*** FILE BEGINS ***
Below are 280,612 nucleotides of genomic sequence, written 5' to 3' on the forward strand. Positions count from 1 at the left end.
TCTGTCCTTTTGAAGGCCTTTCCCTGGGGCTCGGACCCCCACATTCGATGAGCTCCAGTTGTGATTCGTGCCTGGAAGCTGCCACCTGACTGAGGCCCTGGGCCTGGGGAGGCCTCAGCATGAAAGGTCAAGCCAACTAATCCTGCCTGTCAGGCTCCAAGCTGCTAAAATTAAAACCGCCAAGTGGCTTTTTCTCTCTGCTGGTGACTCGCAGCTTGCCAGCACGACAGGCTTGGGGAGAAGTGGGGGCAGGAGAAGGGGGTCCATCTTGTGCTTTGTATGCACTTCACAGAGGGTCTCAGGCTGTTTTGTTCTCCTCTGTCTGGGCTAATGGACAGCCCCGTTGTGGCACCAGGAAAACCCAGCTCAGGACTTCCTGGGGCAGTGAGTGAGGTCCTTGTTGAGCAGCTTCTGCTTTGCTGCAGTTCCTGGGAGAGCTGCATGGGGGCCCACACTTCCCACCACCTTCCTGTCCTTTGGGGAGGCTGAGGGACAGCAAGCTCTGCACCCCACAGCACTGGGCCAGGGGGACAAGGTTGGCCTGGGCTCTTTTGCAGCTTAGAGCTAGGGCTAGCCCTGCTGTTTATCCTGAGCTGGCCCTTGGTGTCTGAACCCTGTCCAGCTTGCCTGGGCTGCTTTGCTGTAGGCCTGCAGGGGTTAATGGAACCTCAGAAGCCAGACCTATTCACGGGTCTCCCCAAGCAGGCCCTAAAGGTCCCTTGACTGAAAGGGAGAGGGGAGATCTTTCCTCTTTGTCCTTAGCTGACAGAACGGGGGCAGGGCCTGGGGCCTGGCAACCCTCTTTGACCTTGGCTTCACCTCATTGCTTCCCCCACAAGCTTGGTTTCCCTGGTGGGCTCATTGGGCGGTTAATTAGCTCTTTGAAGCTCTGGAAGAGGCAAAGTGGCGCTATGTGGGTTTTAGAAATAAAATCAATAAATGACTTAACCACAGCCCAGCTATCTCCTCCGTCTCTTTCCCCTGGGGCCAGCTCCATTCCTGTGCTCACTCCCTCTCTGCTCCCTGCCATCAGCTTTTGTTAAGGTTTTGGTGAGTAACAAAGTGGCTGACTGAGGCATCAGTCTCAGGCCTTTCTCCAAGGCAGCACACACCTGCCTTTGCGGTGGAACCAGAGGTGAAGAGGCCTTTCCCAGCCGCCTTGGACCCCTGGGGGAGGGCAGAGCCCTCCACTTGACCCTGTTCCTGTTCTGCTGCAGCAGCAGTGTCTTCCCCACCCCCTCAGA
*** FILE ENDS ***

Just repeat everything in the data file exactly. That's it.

Below are 280,612 nucleotides of genomic sequence, written 5' to 3' on the forward strand. Positions count from 1 at the left end.
TCTGTCCTTTTGAAGGCCTTTCCCTGGGGCTCGGACCCCCACATTCGATGAGCTCCAGTTGTGATTCGTGCCTGGAAGCTGCCACCTGACTGAGGCCCTGGGCCTGGGGAGGCCTCAGCATGAAAGGTCAAGCCAACTAATCCTGCCTGTCAGGCTCCAAGCTGCTAAAATTAAAACCGCCAAGTGGCTTTTTCTCTCTGCTGGTGACTCGCAGCTTGCCAGCACGACAGGCTTGGGGAGAAGTGGGGGCAGGAGAAGGGGGTCCATCTTGTGCTTTGTATGCACTTCACAGAGGGTCTCAGGCTGTTTTGTTCTCCTCTGTCTGGGCTAATGGACAGCCCCGTTGTGGCACCAGGAAAACCCAGCTCAGGACTTCCTGGGGCAGTGAGTGAGGTCCTTGTTGAGCAGCTTCTGCTTTGCTGCAGTTCCTGGGAGAGCTGCATGGGGGCCCACACTTCCCACCACCTTCCTGTCCTTTGGGGAGGCTGAGGGACAGCAAGCTCTGCACCCCACAGCACTGGGCCAGGGGGACAAGGTTGGCCTGGGCTCTTTTGCAGCTTAGAGCTAGGGCTAGCCCTGCTGTTTATCCTGAGCTGGCCCTTGGTGTCTGAACCCTGTCCAGCTTGCCTGGGCTGCTTTGCTGTAGGCCTGCAGGGGTTAATGGAACCTCAGAAGCCAGACCTATTCACGGGTCTCCCCAAGCAGGCCCTAAAGGTCCCTTGACTGAAAGGGAGAGGGGAGATCTTTCCTCTTTGTCCTTAGCTGACAGAACGGGGGCAGGGCCTGGGGCCTGGCAACCCTCTTTGACCTTGGCTTCACCTCATTGCTTCCCCCACAAGCTTGGTTTCCCTGGTGGGCTCATTGGGCGGTTAATTAGCTCTTTGAAGCTCTGGAAGAGGCAAAGTGGCGCTATGTGGGTTTTAGAAATAAAATCAATAAATGACTTAACCACAGCCCAGCTATCTCCTCCGTCTCTTTCCCCTGGGGCCAGCTCCATTCCTGTGCTCACTCCCTCTCTGCTCCCTGCCATCAGCTTTTGTTAAGGTTTTGGTGAGTAACAAAGTGGCTGACTGAGGCATCAGTCTCAGGCCTTTCTCCAAGGCAGCACACACCTGCCTTTGCGGTGGAACCAGAGGTGAAGAGGCCTTTCCCAGCCGCCTTGGACCCCTGGGGGAGGGCAGAGCCCTCCACTTGACCCTGTTCCTGTTCTGCTGCAGCAGCAGTGTCTTCCCCACCCCCTCAGA